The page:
Mission of Vincentians worldwide is to glorify God, grow in holiness and meet the needs of the poor

      As published in the Northwest Indiana Catholic on September 23, 2018


     One of the best organizations in the Church is the Society of Saint Vincent de Paul. Inspired by the remarkable charitable work of St. Vincent de Paul, Frederic Ozanam founded the society in Paris with a group of college students in 1833.           

      A professor at the Sorbonne University and a devout Catholic, Ozanam was debating another professor about the truth and relevance of the Church when his intellectual opponent challenged him with the question: “What difference does your faith make to the thousands of people living in abject poverty right here in our own city?” 

      Stung by the truth of the comment, Ozanam founded the society to offer charity and service to the myriad of poor who suffered and died in the slums of Paris. In very rapid time, the movement spread and reached the United States within 20 years. With more than 500,000 members worldwide, the Society of St. Vincent de Paul is the largest organization within the Catholic Church.

      Last year, the national leadership of the society invited me to serve as their episcopal advisor, which led me to recently attend their national conference. Over 700 delegates from all 50 states intensively prayed, studied, planned and were formed more profoundly in the spirituality, methodology and practicality of the Vincentian charism. 

      I came away deeply inspired by the love, humility and dedication of the members present and drew inspiration from their beautiful example of the Gospel in action.

      The effectiveness of the society lies in its grass-roots structure. With the consent and support of the pastor, a local conference of Vincentians, composed of parishioners, meets on a regular basis for prayer, discernment, support and discussion regarding their charitable works and review of the requests for assistance that have come in. 

      In this context of faith and fraternity, the members live the three-fold purpose of the Society of St. Vincent de Paul: to glorify God, to grow in holiness and to serve the needs of the poor. Donations of food, furniture, clothing and money from parishes fuel the possibilities of practical help and loving service which the society offers to the needy in local communities.

      The heart of the society’s work is the home visit. When a request for assistance comes in, two Vincentians will go visit the person in their home to personally get to know them, to befriend them, to learn the details of their lives and their struggles. In this context of Christian personalism, prayer becomes possible, friendships form and practical help is suddenly transformative.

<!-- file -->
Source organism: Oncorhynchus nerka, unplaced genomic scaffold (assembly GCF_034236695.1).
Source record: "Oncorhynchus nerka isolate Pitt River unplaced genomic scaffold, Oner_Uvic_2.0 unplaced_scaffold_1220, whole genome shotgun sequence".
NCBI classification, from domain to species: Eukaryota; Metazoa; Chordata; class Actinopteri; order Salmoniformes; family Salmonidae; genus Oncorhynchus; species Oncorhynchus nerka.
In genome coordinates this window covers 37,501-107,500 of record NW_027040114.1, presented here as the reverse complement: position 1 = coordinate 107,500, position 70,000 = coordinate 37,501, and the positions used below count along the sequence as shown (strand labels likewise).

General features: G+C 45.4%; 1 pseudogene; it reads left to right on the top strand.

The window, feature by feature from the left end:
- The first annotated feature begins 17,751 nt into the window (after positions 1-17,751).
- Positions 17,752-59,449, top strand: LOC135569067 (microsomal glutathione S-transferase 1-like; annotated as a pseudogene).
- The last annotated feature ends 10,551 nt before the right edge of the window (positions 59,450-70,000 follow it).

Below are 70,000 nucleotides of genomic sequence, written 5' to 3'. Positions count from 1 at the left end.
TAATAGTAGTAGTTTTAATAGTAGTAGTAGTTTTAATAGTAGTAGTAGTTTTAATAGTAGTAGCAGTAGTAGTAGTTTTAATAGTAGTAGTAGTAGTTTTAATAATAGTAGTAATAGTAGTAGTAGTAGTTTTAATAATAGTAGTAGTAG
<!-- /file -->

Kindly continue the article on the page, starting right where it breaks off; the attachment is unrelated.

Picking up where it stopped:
Vincentians do not aim for efficiency; they are not simply a social service organization. The goal is to give glory to God and witness to the radical love of Christ by encountering those in need, accompanying them in a movement towards a greater realization of human dignity, liberating self-sufficiency and the knowledge that people exist who love and care for them as brothers and sisters in the Lord.

      Here in our diocese, roughly half of our parishes have St. Vincent de Paul Society conferences. The members make home visits, operate food pantries, provide references to other community resources, offer emergency relief to folks in desperate situations and advocate for needed reforms in our government and society to truly help those in need. 

      I applaud all of them for they are truly spiritual heroes. I am especially grateful to Diane McKern who has served as the diocesan leader of the society for many years. Her perseverance, generosity and joy fuel our members to keep striving in work that is often difficult, frustrating and challenging. Diane recently shared with me a summary report of the work done here locally in our diocese last year by the Vincentians. 

      The numbers are astonishing!  Hundreds of members offered tens of thousands of service hours and gave away hundreds of thousands of dollars, in rent and utility assistance, as well as food, furniture and clothing to the needy right here in the Region. The enormity of this good work would not be possible without the generous donations of thousands of faithful Catholics throughout the diocese who willingly help their fellow parishioners undertake this inspiring work of charity and mercy.

      If you feel moved to deepen your faith, if you want to do something practical and hands-on that will truly change the world for the better, if you are looking for spiritual companions to walk with you into a deeper life of prayer, holiness and service, then join the St. Vincent de Paul Society. 

      I have been involved with the Vincentian movement for 20 years and it has deepened my relationship with Christ, grown my spirituality and put me in comm and fellowship with some amazing disciples of the Lord. 

      I offer my love, prayers and gratitude to all of the Vincentians, especially those right here in the Diocese of Gary!


       + Donald J. Hying